MRS. W. You can't deny it, Mr. Woodcock. You must know--(_to MRS.
LARKINGS_)--that I had bought this coronet expressly for your ball
to-night, but when I wanted it to put it on, it had disappeared!
(_MRS. LARKINGS looks aside at WOODCOCK--puts on a look of innocence_)

MRS. C. Yes! We hunted for it everywhere. At last where do think it
was found? In Marmy's writing desk! ha, ha, ha!

WOOD. (_forcing a loud laugh_) Ha, ha, ha!

MRS. C. Poor fellow! he remembered afterwards putting it there to
prevent its being lost.

WOOD. (_very quickly_) Yes!

MRS. L. Indeed! (_looking at WOODCOCK_) Some people might imagine it
was to prevent its being found!

MRS. C. _and_ MRS. W. (_C._) Oh, no--no!

WOOD. Oh, no--no! (_aside_) As I have observed two or three times
already, what Larkings could ever have seen in that woman----

    _Enter DAVID, at L., as a page._

DAVID. Please, sir, coachman says you didn't tell him what time he's
to come with the carriage.

MRS. W. (_R._) Now, remember, Mr. Woodcock, you promised me faithfully
that we shouldn't be late--say half past two.

WOOD. Very well! (_to DAVID_) A quarter past two,

MRS. W. I said, half-past! (_smiling_)

WOOD. (_shouting, L._) Half-past!

    _Exit DAVID, L._

MRS. C. Yes! We really must have a good night's rest, or we shall not
be fit for the fancy dress ball to-morrow. (_to MRS. LARKINGS_) We've
settled our costume, my dear! Caroline is going as Little Red Riding
Hood, Marmy as a Neapolitan brigand--(_WOODCOCK makes a wry
face_)--and I--_à la Pompadour_!

WOOD. (_aside_) I don't exactly know what a _pumpadoor_ is, but I hope
it's something decent! (_dance music again heard_)

MRS. L. Come, ladies! by-the-bye, I mustn't forget your fans and
gloves--this way! you'll find us in the ball room in less than five
minutes, Mr. Woodcock, this way.

    _Exeunt MRS. LARKINGS, MRS. CARVER, and MRS. WOODCOCK at door, C.
    to L.--door closed._

WOOD. That attempt of mine upon Mrs. Woodcock's coronet was a
contemptible failure. (_yawning_) I wonder if I shall ever have a good
night's rest again! Never mind, I'll make up for it when I get back to
Stow-on-the-Wold--if ever I do get back; I won't get up for a month! I
believe Mrs. Woodcock would go back if it wasn't for Carver. I wish
somebody would marry Carver! I'll give any man a thousand pounds if
he'll marry--and after all, Carver's not absolutely repulsive--and I'm
sure there's plenty of her for the money.

    _Enter SWANSDOWN in evening dress at C. from L._

SWANS. (_going to door R., and taking ticket out of his pocket_)
Ticket No. 37. (_MAID appears, takes ticket, and disappears_)

WOOD. Why, that's Swansdown! he's actually giving up his ticket!

SWANS. (_seeing WOODCOCK_) Ah, Woodcock! how d'ye do? (_receiving a
hat and cloak from MAID, and coming forward putting them on_) That'll
do! Good night, Woodcock! (_crosses to L._)

WOOD. Stop a bit! you don't mean to say you're going home, Swansdown?

SWANS. Of course I am! I ought to have been in bed two hours ago.
(_yawning_)

WOOD. So ought I! (_yawning_) I say, Swansdown, how do you manage it?

SWANS. Manage what?

WOOD. To go home without Mrs. Swansdown?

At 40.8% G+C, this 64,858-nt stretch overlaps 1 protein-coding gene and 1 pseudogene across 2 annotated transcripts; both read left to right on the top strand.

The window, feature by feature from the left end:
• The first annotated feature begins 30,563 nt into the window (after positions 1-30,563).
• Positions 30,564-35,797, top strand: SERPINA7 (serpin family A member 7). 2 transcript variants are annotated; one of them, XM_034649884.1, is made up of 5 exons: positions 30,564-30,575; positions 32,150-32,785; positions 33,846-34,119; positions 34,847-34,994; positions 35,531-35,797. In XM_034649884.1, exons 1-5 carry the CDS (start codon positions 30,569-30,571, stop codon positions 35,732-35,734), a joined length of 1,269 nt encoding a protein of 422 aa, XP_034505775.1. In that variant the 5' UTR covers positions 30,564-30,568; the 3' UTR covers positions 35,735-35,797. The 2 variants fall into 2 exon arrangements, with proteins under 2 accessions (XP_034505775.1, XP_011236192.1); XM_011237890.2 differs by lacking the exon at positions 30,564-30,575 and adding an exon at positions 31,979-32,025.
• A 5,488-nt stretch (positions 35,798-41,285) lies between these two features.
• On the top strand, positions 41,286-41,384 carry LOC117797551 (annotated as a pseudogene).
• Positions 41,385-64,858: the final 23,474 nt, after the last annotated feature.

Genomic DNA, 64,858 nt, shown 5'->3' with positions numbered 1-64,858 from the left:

SWANS. I leave her behind!

WOOD. Exactly--but--how do you manage to leave her behind?

SWANS. I go home without her!

WOOD. I see!

SWANS. Good night! (_going_)

WOOD. (_stopping him again_) Don't be in a hurry!

SWANS. I am so sleepy! (_yawning_)

WOOD. So am I. (_yawning_)

SWANS. The fact is, Woodcock, (_yawning, WOODCOCK does the same_)
before I got married, I had seen a good deal of this sort of fun.
(_yawning very loud_)

WOOD. So had I! (_yawning very loud_)

SWANS. In short, I married, not to go out, but to stop at home!
(_yawning_)

WOOD. (_yawning_) So did I! but how do you manage it?

SWANS. Manage what?

WOOD. Why, to stop at home?

SWANS. I don't go out!

WOOD. Exactly--but how do you manage to "don't go out?"

SWANS. I stop at home.

WOOD. I see!

SWANS. I hit on a very simple plan! I had a regular stock of sudden
indispositions to meet every invitation that came in; headaches,
rheumatisms, lumbagoes, &c., &c., Mrs. Swansdown grumbled a good deal
at first, but she soon got used to it, and----

WOOD. (_suddenly grasping SWANSDOWN'S hand, and shaking it violently_)
Thank you, Swansdown! I'm obliged to you, Swansdown! good night,
Swansdown. (_stopping him again_) One moment--when you married Mrs.
Swansdown, had she got a Carver?

SWANS. A what?

WOOD. A Carver--I mean, a mother?

SWANS. No!

WOOD. Never mind! Good night, Swansdown! Go home to bed, Swansdown!

    _Exit SWANSDOWN, L._

I'll try it! I will, by Jove! there's that horrible fancy dress ball
to-morrow night! what "sudden indisposition" shall I have--I've had
the measles----

    _Enter LARKINGS at C. in very fashionable evening costume._

LARK. (_R. C., seeing WOODCOCK_) Ah, Woodcock! All alone, eh? I'm
afraid you're not enjoying yourself?

WOOD. (_L. C._) Yes, I am--in a quiet way!

LARK. Delightful party, eh? By-the-bye--I congratulate you--your wife
is really a very nice sort of person--very nice, indeed! (_in a
patronizing tone_) but her dancing has been sadly neglected. However,
make yourself easy, I've engaged her for the next three polkas on
purpose to teach her the proper step!

WOOD. Have you?